Using the Cook County Courthouse records, Ray explains how he has been able to identify several aliases, business addresses, and fraud schemes for the infamous H.H. Holmes.  Several of these fraud schemes included mysterious disappearances of individuals, of which no criminal charges were ever filed in Illinois.  Holmes sued various businesses and individuals numerous times, under his own name and under various alias.  Similar to other court records and documents, these lawsuits are not available online.  Depending on court location and record availability, researchers may have to use microfilm or bound indexes to find cases, and wait for documents as they may be stored at an off site location.

Here is a selection of free online webinars for tracking down your ancestors in court records:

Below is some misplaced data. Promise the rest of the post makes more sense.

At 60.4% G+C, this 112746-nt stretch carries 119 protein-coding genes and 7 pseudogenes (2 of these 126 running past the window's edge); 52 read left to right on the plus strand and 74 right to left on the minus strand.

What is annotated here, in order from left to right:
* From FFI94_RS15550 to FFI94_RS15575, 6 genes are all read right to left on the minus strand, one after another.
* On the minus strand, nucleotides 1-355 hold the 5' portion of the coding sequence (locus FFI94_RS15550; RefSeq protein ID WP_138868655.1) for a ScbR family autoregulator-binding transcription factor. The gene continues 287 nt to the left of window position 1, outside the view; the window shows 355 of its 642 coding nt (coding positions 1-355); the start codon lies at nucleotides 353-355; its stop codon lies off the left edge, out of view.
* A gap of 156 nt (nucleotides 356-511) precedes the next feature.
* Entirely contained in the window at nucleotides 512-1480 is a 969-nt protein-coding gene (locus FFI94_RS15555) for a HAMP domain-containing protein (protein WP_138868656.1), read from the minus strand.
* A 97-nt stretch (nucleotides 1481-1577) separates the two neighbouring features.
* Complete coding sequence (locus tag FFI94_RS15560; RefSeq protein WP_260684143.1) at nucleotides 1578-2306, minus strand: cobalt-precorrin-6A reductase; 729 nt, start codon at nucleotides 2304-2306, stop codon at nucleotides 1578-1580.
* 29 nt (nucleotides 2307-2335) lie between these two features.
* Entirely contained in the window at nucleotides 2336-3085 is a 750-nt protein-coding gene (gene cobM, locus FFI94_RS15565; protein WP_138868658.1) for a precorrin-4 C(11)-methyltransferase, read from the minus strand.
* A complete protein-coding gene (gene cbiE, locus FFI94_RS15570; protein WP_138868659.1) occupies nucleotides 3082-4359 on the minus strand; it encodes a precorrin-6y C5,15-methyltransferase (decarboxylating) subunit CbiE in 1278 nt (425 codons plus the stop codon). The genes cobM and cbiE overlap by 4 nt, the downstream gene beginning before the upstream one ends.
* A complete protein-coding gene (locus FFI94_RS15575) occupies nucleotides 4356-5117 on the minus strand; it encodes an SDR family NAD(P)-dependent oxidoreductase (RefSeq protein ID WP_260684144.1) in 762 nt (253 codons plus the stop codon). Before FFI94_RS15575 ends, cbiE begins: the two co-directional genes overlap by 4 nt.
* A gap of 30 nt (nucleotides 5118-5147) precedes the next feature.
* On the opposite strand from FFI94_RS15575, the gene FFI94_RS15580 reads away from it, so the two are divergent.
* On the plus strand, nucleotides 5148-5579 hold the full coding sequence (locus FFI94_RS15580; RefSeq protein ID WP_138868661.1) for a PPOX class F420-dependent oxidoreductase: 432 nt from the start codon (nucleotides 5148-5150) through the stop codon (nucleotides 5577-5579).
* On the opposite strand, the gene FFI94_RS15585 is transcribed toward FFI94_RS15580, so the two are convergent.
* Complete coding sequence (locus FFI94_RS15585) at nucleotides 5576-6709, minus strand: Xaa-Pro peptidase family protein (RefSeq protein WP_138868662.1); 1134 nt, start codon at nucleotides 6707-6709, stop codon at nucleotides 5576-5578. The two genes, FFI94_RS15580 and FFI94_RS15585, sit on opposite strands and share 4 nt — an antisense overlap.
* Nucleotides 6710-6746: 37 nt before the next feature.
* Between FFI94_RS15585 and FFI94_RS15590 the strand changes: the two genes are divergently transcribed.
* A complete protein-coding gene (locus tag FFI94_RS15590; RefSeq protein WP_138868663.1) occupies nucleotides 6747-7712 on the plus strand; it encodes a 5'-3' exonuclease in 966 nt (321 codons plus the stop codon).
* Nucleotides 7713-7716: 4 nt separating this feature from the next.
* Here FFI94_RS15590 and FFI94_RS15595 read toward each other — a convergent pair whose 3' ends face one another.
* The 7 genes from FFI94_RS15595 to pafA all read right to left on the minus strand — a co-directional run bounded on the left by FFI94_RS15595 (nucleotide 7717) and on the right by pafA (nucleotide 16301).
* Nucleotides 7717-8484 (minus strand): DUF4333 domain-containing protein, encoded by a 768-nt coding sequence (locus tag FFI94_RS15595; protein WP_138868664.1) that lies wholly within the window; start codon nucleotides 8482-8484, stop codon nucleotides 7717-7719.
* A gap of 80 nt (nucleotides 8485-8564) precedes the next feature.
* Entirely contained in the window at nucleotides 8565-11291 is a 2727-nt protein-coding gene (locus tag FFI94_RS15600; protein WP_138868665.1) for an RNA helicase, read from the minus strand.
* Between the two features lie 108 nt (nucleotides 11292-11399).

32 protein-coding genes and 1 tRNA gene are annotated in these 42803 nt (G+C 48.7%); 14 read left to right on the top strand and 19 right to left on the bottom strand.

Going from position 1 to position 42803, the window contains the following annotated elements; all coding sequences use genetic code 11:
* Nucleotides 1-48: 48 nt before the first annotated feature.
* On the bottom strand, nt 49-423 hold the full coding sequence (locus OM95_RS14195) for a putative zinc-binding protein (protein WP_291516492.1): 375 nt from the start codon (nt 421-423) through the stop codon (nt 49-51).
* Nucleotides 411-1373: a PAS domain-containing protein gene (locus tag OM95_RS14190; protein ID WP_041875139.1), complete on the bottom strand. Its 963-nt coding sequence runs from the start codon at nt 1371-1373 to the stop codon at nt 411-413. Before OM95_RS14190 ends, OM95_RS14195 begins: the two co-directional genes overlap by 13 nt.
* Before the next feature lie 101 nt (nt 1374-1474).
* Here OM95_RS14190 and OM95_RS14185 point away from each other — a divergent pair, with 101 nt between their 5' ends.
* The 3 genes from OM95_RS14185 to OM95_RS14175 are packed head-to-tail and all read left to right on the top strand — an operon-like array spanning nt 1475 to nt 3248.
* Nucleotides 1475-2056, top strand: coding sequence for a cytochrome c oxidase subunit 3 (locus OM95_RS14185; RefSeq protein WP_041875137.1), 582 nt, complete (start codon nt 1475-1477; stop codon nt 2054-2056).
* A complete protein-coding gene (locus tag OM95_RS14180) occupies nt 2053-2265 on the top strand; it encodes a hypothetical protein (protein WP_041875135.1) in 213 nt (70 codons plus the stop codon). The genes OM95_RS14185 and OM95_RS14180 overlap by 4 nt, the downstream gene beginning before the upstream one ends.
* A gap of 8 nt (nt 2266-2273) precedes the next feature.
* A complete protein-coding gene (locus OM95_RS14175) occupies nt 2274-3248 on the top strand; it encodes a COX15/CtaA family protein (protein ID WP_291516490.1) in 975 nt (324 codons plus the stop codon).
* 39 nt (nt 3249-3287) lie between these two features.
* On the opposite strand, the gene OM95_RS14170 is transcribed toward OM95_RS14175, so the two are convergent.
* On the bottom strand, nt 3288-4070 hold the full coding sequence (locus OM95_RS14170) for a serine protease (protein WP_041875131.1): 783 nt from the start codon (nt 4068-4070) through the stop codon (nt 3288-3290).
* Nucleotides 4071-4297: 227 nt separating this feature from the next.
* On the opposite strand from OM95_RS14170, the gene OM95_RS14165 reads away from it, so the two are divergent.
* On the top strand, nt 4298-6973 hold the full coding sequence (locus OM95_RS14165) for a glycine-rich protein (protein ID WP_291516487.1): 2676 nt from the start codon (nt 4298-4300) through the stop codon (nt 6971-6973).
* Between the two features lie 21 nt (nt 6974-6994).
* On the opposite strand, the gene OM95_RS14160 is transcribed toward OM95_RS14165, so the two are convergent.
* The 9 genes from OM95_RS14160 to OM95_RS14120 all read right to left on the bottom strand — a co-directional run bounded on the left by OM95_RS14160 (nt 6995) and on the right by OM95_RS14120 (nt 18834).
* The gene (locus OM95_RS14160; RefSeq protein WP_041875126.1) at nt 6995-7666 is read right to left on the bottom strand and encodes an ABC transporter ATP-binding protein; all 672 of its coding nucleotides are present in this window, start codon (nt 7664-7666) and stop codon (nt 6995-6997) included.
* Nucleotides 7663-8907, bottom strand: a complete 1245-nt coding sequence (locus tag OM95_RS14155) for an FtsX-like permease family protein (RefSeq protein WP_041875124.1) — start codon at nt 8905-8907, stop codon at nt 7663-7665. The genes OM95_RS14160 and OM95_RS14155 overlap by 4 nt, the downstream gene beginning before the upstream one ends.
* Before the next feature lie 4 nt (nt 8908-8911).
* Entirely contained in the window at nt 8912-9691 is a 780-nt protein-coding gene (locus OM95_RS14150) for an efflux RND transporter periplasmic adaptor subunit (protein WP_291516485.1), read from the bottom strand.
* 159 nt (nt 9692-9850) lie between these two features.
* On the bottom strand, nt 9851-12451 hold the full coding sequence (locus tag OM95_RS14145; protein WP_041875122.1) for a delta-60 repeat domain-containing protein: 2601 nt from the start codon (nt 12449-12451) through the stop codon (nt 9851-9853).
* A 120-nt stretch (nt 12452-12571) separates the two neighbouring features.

Order in the Court Records: Finding Briefs, Transcripts, and other Court Materials

Property Research for Genealogy

Convicts and Criminals In Your Family Tree Ancestry

Dear Myrtle GenLaw Study Group

Murderers, Rebels and Drunkards, your Irish Ancestors and the Law

PRONI – Your Family Tree – Using Court, Prison & Coroners Records

Court research may be a frustrating and confusing avenue of research, but these overlooked records shed light on the everyday
lives of our ancestors.  You don’t have to have a criminal ancestor to find fantastic courthouse records, but it certainly does help!  If your ancestor did commit a murder spree, you will want to find the court location of where the trial was held.  You can usually find this information in newspaper or magazine accounts.